(One annoying thing about people from London-you know who you are-is their sniffy PBS manner of speaking about ordinary things as if The Language belonged to them.  However, occasionally, they do get it right.  For example, what do you call that space out back of your house where you put a grill, a swingset, a path to the garage and stash the trash cans...the back yard, right?  The English call that area the back garden; no matter what sort of UK hillbilly landfill they've actually got, it's still the back garden.  The word "yard" refers to places where they mess around with ships and shipping.   Back garden is a much nicer phrase leading one to expect a pleasant, bucolic retreat of the sort that the English think they do better than anyone in the colonies.  "Yard" sounds like...well, look out back-there's your yard.)

So I have rented an allotment, not in the English sense where I might put up a colorful garden shed with a window and have an expectation of longevity as if it was a seat in Lambeau Field, but an American plot of used dirt.  Whoever used it before me grew Brussels sprouts and lancinato kale and didn't harvest them.


There are some drainage issues on the allotment.



Some people have gotten very serious about the drainage issues.  (I am going to secretly put some little boats in this fellow's  canal)  I have a calla lily waiting  for a break in the weather to plant in my canal.  The scary fencing around so many gardens had me worried about rodents, but I'm told the problem is Human thieves and runamuck children.  Oh.  Okay then.  Just so long as it's not rabbits.  


machine meets quack grass

The roto tiller threw a crucial bolt right after this picture was taken.  No point in tilling the quack grass anyway...that hydra-headed villain thrives on evisceration.


Inelegant, but functional, weather station in place, needing only a wind-o-meter. (I have a cool Citizen- Science-rain-gauge currently measuring the precipitation in storage. sigh)   There's the beginning of cippolini onions in the background, and the paper cups are temporary shelter for Romanesco cauliflower and Diplomat broccoli.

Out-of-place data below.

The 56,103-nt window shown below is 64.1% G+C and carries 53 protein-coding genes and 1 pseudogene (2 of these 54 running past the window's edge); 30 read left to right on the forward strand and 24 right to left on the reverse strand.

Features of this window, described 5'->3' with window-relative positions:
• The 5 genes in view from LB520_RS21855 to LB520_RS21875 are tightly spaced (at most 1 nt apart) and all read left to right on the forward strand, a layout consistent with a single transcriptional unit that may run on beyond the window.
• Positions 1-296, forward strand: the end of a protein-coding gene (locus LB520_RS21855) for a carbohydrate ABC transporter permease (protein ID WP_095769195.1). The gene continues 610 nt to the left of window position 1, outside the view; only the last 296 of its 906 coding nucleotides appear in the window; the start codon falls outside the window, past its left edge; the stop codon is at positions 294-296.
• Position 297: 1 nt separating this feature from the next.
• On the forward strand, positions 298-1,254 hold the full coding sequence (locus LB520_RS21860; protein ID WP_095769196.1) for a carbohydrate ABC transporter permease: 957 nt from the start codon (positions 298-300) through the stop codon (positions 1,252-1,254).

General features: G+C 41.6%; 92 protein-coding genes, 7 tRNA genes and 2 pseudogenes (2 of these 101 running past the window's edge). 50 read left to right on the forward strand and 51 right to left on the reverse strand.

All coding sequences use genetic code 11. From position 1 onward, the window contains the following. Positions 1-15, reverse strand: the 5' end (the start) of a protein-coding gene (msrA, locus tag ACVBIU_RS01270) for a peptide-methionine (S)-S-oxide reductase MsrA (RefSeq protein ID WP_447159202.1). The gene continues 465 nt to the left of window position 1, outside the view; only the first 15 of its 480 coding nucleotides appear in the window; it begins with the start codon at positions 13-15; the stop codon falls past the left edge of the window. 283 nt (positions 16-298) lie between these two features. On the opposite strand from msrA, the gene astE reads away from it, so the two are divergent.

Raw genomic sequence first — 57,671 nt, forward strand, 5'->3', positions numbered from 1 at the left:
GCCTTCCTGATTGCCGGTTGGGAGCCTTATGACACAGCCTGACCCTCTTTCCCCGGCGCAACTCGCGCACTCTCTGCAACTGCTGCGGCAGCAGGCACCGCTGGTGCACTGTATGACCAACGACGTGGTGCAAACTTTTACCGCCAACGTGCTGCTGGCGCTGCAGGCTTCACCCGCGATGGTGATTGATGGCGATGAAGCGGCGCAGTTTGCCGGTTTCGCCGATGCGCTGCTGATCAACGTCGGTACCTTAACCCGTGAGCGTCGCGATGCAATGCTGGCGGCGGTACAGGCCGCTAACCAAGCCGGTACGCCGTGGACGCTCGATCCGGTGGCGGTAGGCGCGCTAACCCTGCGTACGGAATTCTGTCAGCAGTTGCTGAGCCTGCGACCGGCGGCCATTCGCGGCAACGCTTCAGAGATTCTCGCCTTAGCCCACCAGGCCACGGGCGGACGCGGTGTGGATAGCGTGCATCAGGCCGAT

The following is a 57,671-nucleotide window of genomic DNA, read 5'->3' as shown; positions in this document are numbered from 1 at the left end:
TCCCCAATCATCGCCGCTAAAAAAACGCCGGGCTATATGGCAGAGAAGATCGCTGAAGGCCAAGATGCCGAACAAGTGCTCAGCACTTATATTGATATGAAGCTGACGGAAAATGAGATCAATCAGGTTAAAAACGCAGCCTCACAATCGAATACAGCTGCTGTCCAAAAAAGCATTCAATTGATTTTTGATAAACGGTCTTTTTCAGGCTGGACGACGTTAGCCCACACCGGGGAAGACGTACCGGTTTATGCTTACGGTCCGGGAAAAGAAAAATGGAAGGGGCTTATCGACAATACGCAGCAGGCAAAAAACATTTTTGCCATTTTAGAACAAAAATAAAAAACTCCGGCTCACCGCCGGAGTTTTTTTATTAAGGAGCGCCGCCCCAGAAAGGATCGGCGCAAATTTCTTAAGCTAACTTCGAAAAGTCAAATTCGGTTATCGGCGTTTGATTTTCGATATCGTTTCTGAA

A gift of violas and imaginary potatoes on the right.  The allotment was laid out in 5 parallel raised beds and a 20 foot perpendicular border when I inherited it.  I sort of won the Used Allotment Lottery in that the gardener here before me didn't leave many weeds and had composted heavily last year.  Once in awhile, things work out. 



Here is the best thing about this location.....this amazing burr oak tree whose base disappears into general landscaping junk, but briefly poses for a photograph from the top of the hill.  This tree humbles the gardener....I can never grow anything like this; I can only pause on along my road to observe what time really means.  In a perfect world, I would only grow trees and never think about time.

  A week later, about the middle of May.  I ponder a treehouse.....but, back to the chores:




My allotment neighbor hasn't claimed his space yet, and so the bad boys thrive with no supervision.  Next week, the weed whacker and boundary courtesy be damned.




Recall those ginkgo seeds that we talked about?  Here are the treelets beginning their second summer.  Need to think about roomier quarters soon. (Those are baby camomile plants hitching along.)